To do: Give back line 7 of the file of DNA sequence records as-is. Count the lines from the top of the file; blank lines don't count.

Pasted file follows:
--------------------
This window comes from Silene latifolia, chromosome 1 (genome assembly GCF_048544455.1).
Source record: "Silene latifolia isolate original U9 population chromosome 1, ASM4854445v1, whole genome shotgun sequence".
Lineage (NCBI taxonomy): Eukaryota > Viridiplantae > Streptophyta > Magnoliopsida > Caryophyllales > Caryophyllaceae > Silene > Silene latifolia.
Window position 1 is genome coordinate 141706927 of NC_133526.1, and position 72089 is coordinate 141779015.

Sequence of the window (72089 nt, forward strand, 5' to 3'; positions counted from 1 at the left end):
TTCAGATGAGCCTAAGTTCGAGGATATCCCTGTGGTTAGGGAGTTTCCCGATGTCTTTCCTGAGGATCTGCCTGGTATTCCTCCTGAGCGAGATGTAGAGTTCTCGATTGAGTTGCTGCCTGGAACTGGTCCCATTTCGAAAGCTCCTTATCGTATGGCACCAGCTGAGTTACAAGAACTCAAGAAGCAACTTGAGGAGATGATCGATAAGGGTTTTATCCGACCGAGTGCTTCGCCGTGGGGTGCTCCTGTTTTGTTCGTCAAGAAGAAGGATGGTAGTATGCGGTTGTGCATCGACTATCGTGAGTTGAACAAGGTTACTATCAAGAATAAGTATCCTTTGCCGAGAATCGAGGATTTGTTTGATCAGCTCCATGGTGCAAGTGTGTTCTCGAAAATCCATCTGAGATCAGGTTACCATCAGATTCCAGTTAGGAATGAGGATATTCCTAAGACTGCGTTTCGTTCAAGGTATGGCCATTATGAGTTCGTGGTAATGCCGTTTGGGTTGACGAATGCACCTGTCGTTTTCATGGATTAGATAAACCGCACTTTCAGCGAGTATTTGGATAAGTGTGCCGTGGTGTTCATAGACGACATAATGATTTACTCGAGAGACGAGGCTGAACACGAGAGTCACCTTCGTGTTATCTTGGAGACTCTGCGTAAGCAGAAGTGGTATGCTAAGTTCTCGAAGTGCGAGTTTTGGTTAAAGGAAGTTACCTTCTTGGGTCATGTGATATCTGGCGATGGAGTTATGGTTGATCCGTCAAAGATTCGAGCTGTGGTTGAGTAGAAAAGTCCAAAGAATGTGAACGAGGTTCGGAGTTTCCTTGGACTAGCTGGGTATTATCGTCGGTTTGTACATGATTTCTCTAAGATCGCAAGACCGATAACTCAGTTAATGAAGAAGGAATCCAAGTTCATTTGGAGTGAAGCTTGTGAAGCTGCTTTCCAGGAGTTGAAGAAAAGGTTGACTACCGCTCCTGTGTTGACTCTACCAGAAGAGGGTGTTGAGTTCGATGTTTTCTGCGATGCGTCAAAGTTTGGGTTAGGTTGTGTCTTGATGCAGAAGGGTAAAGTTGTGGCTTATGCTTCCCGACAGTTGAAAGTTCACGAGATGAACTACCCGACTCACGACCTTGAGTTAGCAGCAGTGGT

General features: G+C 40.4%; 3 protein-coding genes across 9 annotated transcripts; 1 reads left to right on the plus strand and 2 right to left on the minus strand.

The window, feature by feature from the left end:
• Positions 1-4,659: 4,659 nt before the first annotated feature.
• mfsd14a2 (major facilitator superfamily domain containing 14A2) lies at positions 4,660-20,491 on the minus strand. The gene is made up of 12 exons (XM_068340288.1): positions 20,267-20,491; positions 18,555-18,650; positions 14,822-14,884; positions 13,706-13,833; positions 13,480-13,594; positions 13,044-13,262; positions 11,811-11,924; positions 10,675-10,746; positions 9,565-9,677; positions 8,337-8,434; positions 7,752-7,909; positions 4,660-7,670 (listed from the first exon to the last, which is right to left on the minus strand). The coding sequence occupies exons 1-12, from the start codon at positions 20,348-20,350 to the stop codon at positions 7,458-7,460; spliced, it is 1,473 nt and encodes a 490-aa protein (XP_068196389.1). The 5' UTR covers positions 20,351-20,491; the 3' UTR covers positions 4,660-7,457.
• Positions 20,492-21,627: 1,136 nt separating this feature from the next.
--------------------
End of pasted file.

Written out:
General features: G+C 40.4%; 3 protein-coding genes across 9 annotated transcripts; 1 reads left to right on the plus strand and 2 right to left on the minus strand.